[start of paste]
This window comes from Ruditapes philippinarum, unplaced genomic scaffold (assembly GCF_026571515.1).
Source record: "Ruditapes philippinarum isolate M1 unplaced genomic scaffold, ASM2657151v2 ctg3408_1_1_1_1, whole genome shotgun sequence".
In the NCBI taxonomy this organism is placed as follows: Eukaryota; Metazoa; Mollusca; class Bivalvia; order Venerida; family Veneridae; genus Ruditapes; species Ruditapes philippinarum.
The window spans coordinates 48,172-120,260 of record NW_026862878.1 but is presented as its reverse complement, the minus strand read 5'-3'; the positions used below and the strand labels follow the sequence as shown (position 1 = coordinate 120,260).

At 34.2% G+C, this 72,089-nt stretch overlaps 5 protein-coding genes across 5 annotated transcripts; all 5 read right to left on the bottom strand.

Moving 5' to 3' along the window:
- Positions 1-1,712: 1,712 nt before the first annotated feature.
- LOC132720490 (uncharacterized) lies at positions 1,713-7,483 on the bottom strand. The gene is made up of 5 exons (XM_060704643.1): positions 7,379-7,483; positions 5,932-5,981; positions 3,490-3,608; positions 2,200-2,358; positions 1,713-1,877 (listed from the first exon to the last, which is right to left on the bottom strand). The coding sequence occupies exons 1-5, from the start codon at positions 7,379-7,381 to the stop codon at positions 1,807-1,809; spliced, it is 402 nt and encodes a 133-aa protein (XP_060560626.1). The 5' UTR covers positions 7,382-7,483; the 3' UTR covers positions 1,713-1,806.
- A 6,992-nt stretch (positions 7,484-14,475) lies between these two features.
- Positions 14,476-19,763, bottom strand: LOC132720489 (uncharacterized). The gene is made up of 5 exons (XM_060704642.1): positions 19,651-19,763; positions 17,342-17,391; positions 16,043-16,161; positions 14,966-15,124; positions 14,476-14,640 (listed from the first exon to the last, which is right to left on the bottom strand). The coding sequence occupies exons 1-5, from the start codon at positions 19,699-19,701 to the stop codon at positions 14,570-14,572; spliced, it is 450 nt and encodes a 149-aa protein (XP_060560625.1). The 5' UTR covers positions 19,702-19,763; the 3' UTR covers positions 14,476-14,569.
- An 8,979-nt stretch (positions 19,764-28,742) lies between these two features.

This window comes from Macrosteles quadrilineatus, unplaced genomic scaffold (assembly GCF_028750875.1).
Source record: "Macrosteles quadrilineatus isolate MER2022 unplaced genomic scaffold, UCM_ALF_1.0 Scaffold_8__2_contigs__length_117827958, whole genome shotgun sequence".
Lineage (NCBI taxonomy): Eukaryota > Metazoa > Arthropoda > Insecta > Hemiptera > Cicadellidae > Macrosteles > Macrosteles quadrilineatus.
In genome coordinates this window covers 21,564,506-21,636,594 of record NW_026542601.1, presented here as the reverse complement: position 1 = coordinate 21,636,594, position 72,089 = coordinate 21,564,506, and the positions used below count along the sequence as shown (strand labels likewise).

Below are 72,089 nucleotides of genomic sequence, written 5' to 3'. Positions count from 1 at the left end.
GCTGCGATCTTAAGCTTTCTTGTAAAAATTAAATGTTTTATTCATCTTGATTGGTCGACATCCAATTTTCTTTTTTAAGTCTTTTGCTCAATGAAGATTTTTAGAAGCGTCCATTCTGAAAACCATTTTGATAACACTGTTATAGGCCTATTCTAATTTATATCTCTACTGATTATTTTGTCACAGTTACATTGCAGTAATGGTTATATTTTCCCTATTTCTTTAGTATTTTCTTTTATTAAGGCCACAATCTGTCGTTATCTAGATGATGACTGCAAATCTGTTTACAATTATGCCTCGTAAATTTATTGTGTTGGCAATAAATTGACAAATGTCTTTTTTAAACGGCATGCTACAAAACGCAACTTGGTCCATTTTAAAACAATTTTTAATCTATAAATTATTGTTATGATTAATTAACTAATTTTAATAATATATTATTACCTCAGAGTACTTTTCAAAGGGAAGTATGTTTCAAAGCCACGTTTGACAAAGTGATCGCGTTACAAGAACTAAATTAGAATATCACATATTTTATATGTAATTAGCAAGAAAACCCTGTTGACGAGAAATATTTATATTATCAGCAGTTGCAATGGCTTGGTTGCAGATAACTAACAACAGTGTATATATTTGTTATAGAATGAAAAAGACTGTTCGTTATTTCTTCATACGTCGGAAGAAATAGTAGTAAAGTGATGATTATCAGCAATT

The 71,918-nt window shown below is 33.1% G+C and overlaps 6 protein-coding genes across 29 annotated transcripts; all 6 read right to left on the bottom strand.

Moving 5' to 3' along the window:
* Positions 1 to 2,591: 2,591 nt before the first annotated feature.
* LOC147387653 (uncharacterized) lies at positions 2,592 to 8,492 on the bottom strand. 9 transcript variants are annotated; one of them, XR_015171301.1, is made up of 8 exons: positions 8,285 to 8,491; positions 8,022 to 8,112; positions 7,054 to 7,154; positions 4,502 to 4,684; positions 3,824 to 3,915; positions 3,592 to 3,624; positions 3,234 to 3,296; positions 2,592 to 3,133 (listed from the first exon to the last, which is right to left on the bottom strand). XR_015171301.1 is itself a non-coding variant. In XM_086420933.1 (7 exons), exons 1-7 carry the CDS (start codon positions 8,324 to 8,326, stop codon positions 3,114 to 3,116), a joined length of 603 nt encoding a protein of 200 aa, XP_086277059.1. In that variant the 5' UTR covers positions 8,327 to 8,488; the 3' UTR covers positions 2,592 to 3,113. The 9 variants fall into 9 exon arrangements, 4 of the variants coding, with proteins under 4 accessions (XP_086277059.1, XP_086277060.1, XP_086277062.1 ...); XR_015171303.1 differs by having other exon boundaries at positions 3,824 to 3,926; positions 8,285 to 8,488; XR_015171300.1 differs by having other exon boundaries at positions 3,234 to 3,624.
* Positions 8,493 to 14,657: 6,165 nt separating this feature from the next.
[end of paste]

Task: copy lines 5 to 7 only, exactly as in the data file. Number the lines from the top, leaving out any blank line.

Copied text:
At 34.2% G+C, this 72,089-nt stretch overlaps 5 protein-coding genes across 5 annotated transcripts; all 5 read right to left on the bottom strand.

Moving 5' to 3' along the window:
- Positions 1-1,712: 1,712 nt before the first annotated feature.